By Wendy Willis
A few years ago, I put up a Facebook post asking who might want to talk with me about belonging. I filled the post with questions: “When do you feel like you belong? Like you don’t belong? How does it feel in your body when you do or don’t belong? What does it mean for democracy, this shifting sense of belonging?”
It was a message that hit a collective nerve. Dozens of people replied—in comments, in private messages, by text, by email. Clearly, people responded for a reason, but none of them reached out to say that they felt an abiding sense of belonging. Some people said they had experienced a sense of belonging at some point, but now they felt abandoned—by their family or their church or their country. Others shared that they have always felt as if they don’t belong.
The full weft and warp of those conversations is a subject for another day, but two things became clear very quickly: 1) people yearn to belong; and 2) many people feel as if they don’t belong in the places that matter most to them—in their families, in their schools, in their communities, in their democracy.
They—or actually we (for certainly if asked the same questions, I share some of that same longing)—feel on the outside of the places and institutions where we should most belong. There are many dimensions of those longings and why they are not fulfilled, but for the purposes of this article, I am motivated to ask: “Where do contemporary democracy and belonging intersect? Where do they diverge?”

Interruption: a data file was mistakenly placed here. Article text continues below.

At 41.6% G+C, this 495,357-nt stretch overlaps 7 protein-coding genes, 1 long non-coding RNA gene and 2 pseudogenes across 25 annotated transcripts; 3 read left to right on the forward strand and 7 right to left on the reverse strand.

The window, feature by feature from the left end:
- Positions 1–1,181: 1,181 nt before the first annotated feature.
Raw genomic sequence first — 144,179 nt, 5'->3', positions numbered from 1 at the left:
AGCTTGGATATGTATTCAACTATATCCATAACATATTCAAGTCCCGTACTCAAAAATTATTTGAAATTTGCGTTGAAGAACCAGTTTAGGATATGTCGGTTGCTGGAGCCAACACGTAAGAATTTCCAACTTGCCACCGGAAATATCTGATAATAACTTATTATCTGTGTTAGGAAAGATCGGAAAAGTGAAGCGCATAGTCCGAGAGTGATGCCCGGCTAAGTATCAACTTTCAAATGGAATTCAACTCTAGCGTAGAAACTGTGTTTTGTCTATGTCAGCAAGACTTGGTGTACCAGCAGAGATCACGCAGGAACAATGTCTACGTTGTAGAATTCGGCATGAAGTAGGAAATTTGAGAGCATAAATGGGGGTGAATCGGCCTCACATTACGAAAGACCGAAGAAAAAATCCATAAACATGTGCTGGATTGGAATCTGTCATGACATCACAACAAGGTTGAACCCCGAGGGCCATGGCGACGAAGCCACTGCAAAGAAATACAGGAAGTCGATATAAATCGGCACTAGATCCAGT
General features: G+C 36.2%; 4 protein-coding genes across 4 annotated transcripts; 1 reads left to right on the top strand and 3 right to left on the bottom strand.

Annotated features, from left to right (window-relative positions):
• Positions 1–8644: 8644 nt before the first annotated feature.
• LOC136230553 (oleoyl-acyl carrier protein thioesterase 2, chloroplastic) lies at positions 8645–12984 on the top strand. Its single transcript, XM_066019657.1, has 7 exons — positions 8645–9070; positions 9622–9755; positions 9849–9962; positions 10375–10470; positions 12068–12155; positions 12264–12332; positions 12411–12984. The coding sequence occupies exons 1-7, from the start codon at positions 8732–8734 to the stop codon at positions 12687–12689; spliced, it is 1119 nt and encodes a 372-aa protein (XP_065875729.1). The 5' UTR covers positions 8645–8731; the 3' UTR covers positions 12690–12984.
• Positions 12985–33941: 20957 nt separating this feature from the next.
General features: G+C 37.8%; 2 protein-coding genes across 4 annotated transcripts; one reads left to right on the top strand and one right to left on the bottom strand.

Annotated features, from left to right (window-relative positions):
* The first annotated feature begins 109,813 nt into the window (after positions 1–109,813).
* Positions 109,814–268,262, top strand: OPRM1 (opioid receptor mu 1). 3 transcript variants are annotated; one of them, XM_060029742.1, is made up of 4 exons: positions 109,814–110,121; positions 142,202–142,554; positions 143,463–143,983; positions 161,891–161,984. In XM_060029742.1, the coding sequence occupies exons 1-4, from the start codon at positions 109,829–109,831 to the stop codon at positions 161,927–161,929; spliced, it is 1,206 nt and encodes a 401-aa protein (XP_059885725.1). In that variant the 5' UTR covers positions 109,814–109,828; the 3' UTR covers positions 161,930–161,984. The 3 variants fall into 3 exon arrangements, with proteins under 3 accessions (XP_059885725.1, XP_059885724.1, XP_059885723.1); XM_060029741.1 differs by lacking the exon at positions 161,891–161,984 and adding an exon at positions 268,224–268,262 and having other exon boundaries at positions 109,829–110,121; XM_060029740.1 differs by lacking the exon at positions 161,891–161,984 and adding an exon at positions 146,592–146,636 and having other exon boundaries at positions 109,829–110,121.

As an obvious starting place, in the United States, democracy is most often associated with voting, which, for the most part, is a winner-take-all enterprise. Candidates raise an unholy amount of money, compete to the death, and try to deliver on their promises to donors and supporters. Those who find themselves on the winning side are always looking over their shoulder, while those on the losing side often find no room for their concerns and priorities. Between election cycles, winners and losers become increasingly enmeshed with their own ideological camps until the next election cycle provides an opportunity for a reversal of fortune. And even that slim promise applies only to those who can vote—those who are over 18, citizens, and not convicted of a felony. That boom-and-bust cycle and the positional animosity it feeds are antithetical to feeling that our needs are recognized by those we elect to represent us and the sense that we fully belong in our communities and our country.